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Recently at a job interview I was given the following problem:

  1. Write a script capable of running on the command line as python

  2. It should take in two words on the command line (or optionally if you'd prefer it can query the user to supply the two words via the console).

  3. Given those two words: a. Ensure they are of equal length b. Ensure they are both words present in the dictionary of valid words in the English language that you downloaded.

  4. If so compute whether you can reach the second word from the first by a series of steps as follows a. You can change one letter at a time b. Each time you change a letter the resulting word must also exist in the dictionary c. You cannot add or remove letters

  5. If the two words are reachable, the script should print out the path which leads as a single, shortest path from one word to the other.

  6. You can /usr/share/dict/words for your dictionary of words.

My solution consisted of using breadth first search to find a shortest path between two words. But apparently that wasn't good enough to get the job :(

Would you guys know what I could have done wrong? Thank you so much.

import collections
import functools
import re

def time_func(func):
    import time

    def wrapper(*args, **kwargs):
        start = time.time()
        res = func(*args, **kwargs)
        timed = time.time() - start

        setattr(wrapper, 'time_taken', timed)
        return res

    functools.update_wrapper(wrapper, func)
    return wrapper

class OneLetterGame:
    def __init__(self, dict_path):
        self.dict_path = dict_path
        self.words = set()

    def run(self, start_word, end_word):
        '''Runs the one letter game with the given start and end words.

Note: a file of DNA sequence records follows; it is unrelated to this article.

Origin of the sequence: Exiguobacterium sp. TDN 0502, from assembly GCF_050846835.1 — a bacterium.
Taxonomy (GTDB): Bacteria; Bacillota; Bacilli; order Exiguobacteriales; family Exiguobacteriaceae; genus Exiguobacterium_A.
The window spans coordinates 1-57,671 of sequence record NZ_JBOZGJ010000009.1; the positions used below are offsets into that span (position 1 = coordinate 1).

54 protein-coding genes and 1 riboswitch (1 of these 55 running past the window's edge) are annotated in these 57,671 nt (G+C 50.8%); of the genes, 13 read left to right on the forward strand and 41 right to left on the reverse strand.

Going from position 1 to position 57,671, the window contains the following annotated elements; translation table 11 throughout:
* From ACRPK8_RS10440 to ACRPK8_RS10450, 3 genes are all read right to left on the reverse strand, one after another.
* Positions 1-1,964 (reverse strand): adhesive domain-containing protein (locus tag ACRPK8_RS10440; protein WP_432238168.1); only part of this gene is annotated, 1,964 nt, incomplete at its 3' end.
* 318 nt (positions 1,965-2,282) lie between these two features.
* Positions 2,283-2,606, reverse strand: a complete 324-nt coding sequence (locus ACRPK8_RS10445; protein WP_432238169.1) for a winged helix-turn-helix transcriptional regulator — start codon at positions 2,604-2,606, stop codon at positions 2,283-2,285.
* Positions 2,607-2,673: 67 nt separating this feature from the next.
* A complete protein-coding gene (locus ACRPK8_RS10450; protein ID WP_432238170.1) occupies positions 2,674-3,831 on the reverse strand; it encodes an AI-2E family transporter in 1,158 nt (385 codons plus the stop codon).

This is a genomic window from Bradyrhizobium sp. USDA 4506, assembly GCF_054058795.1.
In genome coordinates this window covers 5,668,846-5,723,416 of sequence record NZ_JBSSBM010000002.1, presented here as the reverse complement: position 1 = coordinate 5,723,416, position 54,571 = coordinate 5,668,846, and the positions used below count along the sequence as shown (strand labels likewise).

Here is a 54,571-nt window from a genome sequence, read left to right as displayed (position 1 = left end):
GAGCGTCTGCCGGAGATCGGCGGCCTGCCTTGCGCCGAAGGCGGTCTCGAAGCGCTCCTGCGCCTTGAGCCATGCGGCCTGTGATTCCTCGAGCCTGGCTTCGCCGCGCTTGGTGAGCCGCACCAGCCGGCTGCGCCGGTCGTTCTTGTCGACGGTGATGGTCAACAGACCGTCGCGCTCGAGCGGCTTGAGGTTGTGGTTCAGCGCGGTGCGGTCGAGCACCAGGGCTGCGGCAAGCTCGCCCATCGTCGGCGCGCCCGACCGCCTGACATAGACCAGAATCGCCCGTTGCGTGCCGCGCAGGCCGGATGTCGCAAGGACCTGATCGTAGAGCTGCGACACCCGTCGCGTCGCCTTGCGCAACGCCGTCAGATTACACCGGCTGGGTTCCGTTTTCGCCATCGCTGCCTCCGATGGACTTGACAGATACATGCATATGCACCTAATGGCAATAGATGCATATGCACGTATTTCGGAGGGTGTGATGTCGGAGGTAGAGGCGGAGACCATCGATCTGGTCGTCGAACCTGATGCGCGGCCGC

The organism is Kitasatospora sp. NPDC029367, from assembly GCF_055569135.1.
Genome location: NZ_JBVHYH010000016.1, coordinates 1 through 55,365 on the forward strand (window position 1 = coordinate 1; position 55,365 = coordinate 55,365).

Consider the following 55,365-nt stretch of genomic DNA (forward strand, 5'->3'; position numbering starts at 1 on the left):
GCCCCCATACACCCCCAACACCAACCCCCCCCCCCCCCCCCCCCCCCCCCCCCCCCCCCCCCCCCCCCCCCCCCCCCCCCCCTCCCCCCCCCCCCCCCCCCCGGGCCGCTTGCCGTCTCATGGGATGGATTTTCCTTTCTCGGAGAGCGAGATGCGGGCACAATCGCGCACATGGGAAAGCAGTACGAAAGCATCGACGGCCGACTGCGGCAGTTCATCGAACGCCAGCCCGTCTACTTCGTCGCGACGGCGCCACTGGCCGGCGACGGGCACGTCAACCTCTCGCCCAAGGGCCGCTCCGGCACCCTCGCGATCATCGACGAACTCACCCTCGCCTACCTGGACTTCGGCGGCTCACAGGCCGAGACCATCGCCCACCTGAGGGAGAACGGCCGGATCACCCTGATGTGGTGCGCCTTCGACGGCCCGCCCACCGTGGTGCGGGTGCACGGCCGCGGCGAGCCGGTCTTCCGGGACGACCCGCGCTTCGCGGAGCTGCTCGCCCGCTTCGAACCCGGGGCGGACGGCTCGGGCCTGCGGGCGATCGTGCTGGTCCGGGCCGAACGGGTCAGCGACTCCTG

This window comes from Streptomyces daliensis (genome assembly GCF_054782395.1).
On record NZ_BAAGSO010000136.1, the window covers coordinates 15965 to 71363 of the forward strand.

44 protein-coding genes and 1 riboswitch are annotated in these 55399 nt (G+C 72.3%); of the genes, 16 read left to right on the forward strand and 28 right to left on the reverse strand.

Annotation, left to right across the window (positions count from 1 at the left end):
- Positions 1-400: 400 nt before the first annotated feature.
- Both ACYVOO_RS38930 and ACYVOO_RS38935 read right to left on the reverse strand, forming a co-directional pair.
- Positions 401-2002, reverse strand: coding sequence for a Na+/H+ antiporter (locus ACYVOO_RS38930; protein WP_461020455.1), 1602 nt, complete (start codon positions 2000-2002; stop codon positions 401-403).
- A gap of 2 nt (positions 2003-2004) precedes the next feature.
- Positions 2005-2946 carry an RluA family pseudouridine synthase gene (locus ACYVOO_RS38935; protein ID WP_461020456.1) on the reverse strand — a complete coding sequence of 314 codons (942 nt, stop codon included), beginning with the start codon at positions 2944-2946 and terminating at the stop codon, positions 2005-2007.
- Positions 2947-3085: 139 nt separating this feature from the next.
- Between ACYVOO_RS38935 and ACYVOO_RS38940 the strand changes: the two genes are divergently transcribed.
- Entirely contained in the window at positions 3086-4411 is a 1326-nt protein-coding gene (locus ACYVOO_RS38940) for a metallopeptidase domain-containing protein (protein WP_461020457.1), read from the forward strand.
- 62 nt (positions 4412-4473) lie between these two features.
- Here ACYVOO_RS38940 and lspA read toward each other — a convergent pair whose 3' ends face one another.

'''
        assert len(start_word) == len(end_word), \
            'Start word and end word must of the same length.'

        self.read_dict(len(start_word))

        path = self.shortest_path(start_word, end_word)
        if not path:
            print 'There is no path between %s and %s (took %.2f sec.)' % (
                start_word, end_word, find_shortest_path.time_taken)
        else:
            print 'The shortest path (found in %.2f sec.) is:\n=> %s' % (
                self.shortest_path.time_taken, ' -- '.join(path))

    def _bfs(self, start):
        '''Implementation of breadth first search as a generator.

        The portion of the graph to explore is given on demand using get_neighboors.
        Care was taken so that a vertex / node is explored only once.
        '''
        queue = collections.deque([(None, start)])
        inqueue = set([start])

        while queue:
            parent, node = queue.popleft()
            yield parent, node

            new = set(self.get_neighbours(node)) - inqueue
            inqueue = inqueue | new
            queue.extend([(node, child) for child in new])

    @time_func
    def shortest_path(self, start, end):
        '''Returns the shortest path from start to end using bfs.
        '''
        assert start in self.words, 'Start word not in dictionnary.'
        assert end in self.words, 'End word not in dictionnary.'

        paths = {None: []}
        for parent, child in self._bfs(start):
            paths[child] = paths[parent] + [child]
            if child == end:
                return paths[child]
        return None

    def get_neighbours(self, word):
        '''Gets every word one letter away from the a given word.

        We do not keep these words in memory because bfs accesses 
        a given vertex only once.
        '''
        neighbours = []

        p_word = ['^' + word[0:i] + '\w' + word[i+1:] + '$' 
            for i, w in enumerate(word)]
        p_word = '|'.join(p_word)

        for w in self.words:
            if w != word and re.match(p_word, w, re.I|re.U):
                neighbours += [w]
        return neighbours

    def read_dict(self, size):
        '''Loads every word of a specific size from the dictionnary into memory.
        '''
        for l in open(self.dict_path):
            l = l.decode('latin-1').strip().lower()
            if len(l) == size:
                self.words.add(l)